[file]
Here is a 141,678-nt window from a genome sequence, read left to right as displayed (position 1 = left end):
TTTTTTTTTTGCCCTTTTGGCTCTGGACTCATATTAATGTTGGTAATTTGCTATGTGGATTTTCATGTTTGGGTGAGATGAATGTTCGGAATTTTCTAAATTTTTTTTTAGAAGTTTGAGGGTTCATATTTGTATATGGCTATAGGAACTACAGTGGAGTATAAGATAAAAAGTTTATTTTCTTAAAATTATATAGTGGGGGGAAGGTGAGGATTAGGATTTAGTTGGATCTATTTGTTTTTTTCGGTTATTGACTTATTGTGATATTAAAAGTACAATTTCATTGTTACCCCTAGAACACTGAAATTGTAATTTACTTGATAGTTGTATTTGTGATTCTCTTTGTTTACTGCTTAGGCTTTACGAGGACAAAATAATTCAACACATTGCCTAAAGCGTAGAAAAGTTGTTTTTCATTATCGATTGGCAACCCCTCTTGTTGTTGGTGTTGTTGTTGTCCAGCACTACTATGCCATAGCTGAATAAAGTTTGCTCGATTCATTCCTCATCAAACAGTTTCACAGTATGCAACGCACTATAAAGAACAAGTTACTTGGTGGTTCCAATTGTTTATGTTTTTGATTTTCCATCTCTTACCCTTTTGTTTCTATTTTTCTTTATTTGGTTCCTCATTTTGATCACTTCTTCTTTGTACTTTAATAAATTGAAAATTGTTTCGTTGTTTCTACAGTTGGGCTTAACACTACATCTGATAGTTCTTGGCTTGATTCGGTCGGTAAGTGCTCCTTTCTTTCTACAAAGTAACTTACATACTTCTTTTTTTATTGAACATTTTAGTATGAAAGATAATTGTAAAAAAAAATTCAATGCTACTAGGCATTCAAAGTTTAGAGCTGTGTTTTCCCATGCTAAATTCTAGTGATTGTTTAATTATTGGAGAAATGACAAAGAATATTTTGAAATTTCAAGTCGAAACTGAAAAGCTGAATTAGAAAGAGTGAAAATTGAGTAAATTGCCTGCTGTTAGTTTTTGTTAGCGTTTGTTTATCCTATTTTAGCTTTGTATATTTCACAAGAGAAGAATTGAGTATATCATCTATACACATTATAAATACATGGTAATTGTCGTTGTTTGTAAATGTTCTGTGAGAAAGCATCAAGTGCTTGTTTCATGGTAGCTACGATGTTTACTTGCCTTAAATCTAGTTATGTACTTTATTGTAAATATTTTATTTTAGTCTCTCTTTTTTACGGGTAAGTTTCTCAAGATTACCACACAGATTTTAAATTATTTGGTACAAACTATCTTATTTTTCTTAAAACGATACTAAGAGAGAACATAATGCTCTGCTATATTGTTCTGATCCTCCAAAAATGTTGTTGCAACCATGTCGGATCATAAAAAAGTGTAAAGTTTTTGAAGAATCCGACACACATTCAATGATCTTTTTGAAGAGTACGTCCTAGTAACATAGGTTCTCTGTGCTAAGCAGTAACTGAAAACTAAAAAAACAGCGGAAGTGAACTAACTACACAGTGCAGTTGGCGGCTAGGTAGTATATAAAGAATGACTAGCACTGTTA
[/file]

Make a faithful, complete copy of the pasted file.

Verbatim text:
Here is a 141,678-nt window from a genome sequence, read left to right as displayed (position 1 = left end):
TTTTTTTTTTGCCCTTTTGGCTCTGGACTCATATTAATGTTGGTAATTTGCTATGTGGATTTTCATGTTTGGGTGAGATGAATGTTCGGAATTTTCTAAATTTTTTTTTAGAAGTTTGAGGGTTCATATTTGTATATGGCTATAGGAACTACAGTGGAGTATAAGATAAAAAGTTTATTTTCTTAAAATTATATAGTGGGGGGAAGGTGAGGATTAGGATTTAGTTGGATCTATTTGTTTTTTTCGGTTATTGACTTATTGTGATATTAAAAGTACAATTTCATTGTTACCCCTAGAACACTGAAATTGTAATTTACTTGATAGTTGTATTTGTGATTCTCTTTGTTTACTGCTTAGGCTTTACGAGGACAAAATAATTCAACACATTGCCTAAAGCGTAGAAAAGTTGTTTTTCATTATCGATTGGCAACCCCTCTTGTTGTTGGTGTTGTTGTTGTCCAGCACTACTATGCCATAGCTGAATAAAGTTTGCTCGATTCATTCCTCATCAAACAGTTTCACAGTATGCAACGCACTATAAAGAACAAGTTACTTGGTGGTTCCAATTGTTTATGTTTTTGATTTTCCATCTCTTACCCTTTTGTTTCTATTTTTCTTTATTTGGTTCCTCATTTTGATCACTTCTTCTTTGTACTTTAATAAATTGAAAATTGTTTCGTTGTTTCTACAGTTGGGCTTAACACTACATCTGATAGTTCTTGGCTTGATTCGGTCGGTAAGTGCTCCTTTCTTTCTACAAAGTAACTTACATACTTCTTTTTTTATTGAACATTTTAGTATGAAAGATAATTGTAAAAAAAAATTCAATGCTACTAGGCATTCAAAGTTTAGAGCTGTGTTTTCCCATGCTAAATTCTAGTGATTGTTTAATTATTGGAGAAATGACAAAGAATATTTTGAAATTTCAAGTCGAAACTGAAAAGCTGAATTAGAAAGAGTGAAAATTGAGTAAATTGCCTGCTGTTAGTTTTTGTTAGCGTTTGTTTATCCTATTTTAGCTTTGTATATTTCACAAGAGAAGAATTGAGTATATCATCTATACACATTATAAATACATGGTAATTGTCGTTGTTTGTAAATGTTCTGTGAGAAAGCATCAAGTGCTTGTTTCATGGTAGCTACGATGTTTACTTGCCTTAAATCTAGTTATGTACTTTATTGTAAATATTTTATTTTAGTCTCTCTTTTTTACGGGTAAGTTTCTCAAGATTACCACACAGATTTTAAATTATTTGGTACAAACTATCTTATTTTTCTTAAAACGATACTAAGAGAGAACATAATGCTCTGCTATATTGTTCTGATCCTCCAAAAATGTTGTTGCAACCATGTCGGATCATAAAAAAGTGTAAAGTTTTTGAAGAATCCGACACACATTCAATGATCTTTTTGAAGAGTACGTCCTAGTAACATAGGTTCTCTGTGCTAAGCAGTAACTGAAAACTAAAAAAACAGCGGAAGTGAACTAACTACACAGTGCAGTTGGCGGCTAGGTAGTATATAAAGAATGACTAGCACTGTTA